Tuesday, August 5, 2014

Cosmic Nesting Boxes

Summertime is such a busy time for a Montessori teacher.  Saturday has been spent getting some Cosmic Nesting Boxes ready for our Solar System Studies/Cosmic Education studies for this year.

A gorgeous set of Cosmic Nesting Boxes can be found here as well as the Cosmic Nesting Box Lesson as a free download.  The child gains a greater understanding of where they belong in the universe. It can somehow be grounding for little children to have this information, and to use the boxes over and over again.  I have seen the cosmic nesting boxes used as a reference when creating stories during writers workshop.

I have wanted this set for my classroom, but did not want to spend the $85 for them.  Now that I have finished with this project I believe I love these boxes much more than I ever would the pre-made set.

I spent a long time during the school year looking at thrift stores for a set of nesting boxes but never could find a set.  I ended up getting a cheap Melissa and Doug alphabet set for $10 on Amazon and spray painting them black.  It took several coats to cover the previous images entirely.  I also used the  extra coats of paint since children will use them.

You can see my 10 year old's bike helmet in the background :)

Next I printed off images of the following to paint on the boxes:
  • Galaxy - largest box
  • Solar System
  • Earth
  • North America (since that is where we live)
  • United States
  • Utah
  • West Valley City (since that is where our school is located)
  • Dancing Moose (since that is our school)
  • A Boy and a Girl
  • An Atom (to represent the energy in the child) - smallest box
I traced the outline of each image onto the respective box and filled in the lines with white paint to help the images show up better on the black background.

This image shows the galaxy already finished as well as the water for the earth filled in.  The rest of the images are just filled in with white.

I choose to make the images the same colors as the Nienhuis maps.  These are the same colors used in our classroom.

Once I was finished painting all the fronts of the boxes I let them dry for a day and then sprayed many, many coats of clear coat varnish on them.  I really love them and I know that it may very well be because I did them myself.  Even so, they are beautiful.  I will place them in a lovely basket with an ecru cloth liner when it is time to put them out on the shelf.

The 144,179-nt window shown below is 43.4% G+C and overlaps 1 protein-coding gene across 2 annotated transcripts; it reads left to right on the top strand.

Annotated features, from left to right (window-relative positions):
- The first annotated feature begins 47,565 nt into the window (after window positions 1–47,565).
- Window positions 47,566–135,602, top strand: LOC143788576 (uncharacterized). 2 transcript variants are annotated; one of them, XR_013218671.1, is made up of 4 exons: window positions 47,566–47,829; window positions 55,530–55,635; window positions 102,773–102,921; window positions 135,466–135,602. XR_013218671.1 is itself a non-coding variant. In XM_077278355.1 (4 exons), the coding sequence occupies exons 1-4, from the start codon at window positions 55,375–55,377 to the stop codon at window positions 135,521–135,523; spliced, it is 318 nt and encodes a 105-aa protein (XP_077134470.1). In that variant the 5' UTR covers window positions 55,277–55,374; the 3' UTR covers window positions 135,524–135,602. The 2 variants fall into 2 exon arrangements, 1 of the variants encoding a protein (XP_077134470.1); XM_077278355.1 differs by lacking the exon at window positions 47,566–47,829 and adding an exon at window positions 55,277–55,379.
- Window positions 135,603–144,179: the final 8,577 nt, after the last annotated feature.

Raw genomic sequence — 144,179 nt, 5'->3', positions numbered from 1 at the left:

I am certain that the children will really take to them.  I am most interested in how long the children will be interested in choosing them from the shelf after our lesson and, subsequently how well they stand up to use during this year.  I may find myself needing to make another set from sturdier material at the end of the year.

This project probably ran me around $20 with boxes, paint and varnish.


  1. Those look SOOO wonderful! Our cosmic nesting boxes are made out of Melissa & Doug boxes too! I'm going to add a link to your blog post to my blog post to make sure people get over here to check these out before they do it the way I did it. Yours are prettier :)

    1. Thanks for the link. I love to visit your blog and see the growth of your boys!

  2. Wow, these are gorgeous! I love these, and I can see why you do too! I'm sure they were a labor of love but they really came out so lovely. I hope your kids get a ton of use out of these!

  3. Yayyyy! You're back! I began to worry something had glad to see you are back to share all the wonderful things you're doing :) You're blog and printables have been a lifesaver to our school :)

  4. I am glad to be back as well. I have been so incredibly busy during this last year that finding an opportunity to post has been beyond difficult. I am happy to say that I am back to posting.

  5. I'm so glad you're back too!!! Beautiful boxes!!

  6. What a great idea. Did you leave all the other sides of the cubes black?

  7. Did you paint all of the images freehand or did you use templates? They are beautiful!

    1. They were free-handed, with a little help. I printed out what I wanted on card stock and cut out the borders. I then traced around the border onto the boxes. From there I free-handed the paintings.
      Thank you for the compliment. I have been considering making them from wood and selling them.